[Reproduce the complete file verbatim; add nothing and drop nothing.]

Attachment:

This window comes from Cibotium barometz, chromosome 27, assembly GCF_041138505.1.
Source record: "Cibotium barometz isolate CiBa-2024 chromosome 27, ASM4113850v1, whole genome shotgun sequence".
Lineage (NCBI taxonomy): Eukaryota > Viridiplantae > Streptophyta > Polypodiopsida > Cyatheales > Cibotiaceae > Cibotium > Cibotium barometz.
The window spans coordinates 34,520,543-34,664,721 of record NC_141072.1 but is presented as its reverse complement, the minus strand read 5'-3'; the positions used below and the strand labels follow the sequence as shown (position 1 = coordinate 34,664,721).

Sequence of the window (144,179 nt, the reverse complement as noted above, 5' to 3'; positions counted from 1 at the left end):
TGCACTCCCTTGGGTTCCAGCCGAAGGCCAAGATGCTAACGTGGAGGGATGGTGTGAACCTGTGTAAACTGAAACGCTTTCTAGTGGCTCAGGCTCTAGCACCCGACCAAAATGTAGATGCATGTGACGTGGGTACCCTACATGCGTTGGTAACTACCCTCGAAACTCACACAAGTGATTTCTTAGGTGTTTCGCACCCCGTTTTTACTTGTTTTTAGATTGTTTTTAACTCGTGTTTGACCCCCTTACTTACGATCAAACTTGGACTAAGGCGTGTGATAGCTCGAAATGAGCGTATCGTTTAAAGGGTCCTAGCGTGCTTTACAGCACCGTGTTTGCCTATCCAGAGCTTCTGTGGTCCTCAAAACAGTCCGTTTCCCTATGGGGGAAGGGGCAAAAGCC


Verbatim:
This window comes from Cibotium barometz, chromosome 27, assembly GCF_041138505.1.
Source record: "Cibotium barometz isolate CiBa-2024 chromosome 27, ASM4113850v1, whole genome shotgun sequence".
Lineage (NCBI taxonomy): Eukaryota > Viridiplantae > Streptophyta > Polypodiopsida > Cyatheales > Cibotiaceae > Cibotium > Cibotium barometz.
The window spans coordinates 34,520,543-34,664,721 of record NC_141072.1 but is presented as its reverse complement, the minus strand read 5'-3'; the positions used below and the strand labels follow the sequence as shown (position 1 = coordinate 34,664,721).

Sequence of the window (144,179 nt, the reverse complement as noted above, 5' to 3'; positions counted from 1 at the left end):
TGCACTCCCTTGGGTTCCAGCCGAAGGCCAAGATGCTAACGTGGAGGGATGGTGTGAACCTGTGTAAACTGAAACGCTTTCTAGTGGCTCAGGCTCTAGCACCCGACCAAAATGTAGATGCATGTGACGTGGGTACCCTACATGCGTTGGTAACTACCCTCGAAACTCACACAAGTGATTTCTTAGGTGTTTCGCACCCCGTTTTTACTTGTTTTTAGATTGTTTTTAACTCGTGTTTGACCCCCTTACTTACGATCAAACTTGGACTAAGGCGTGTGATAGCTCGAAATGAGCGTATCGTTTAAAGGGTCCTAGCGTGCTTTACAGCACCGTGTTTGCCTATCCAGAGCTTCTGTGGTCCTCAAAACAGTCCGTTTCCCTATGGGGGAAGGGGCAAAAGCC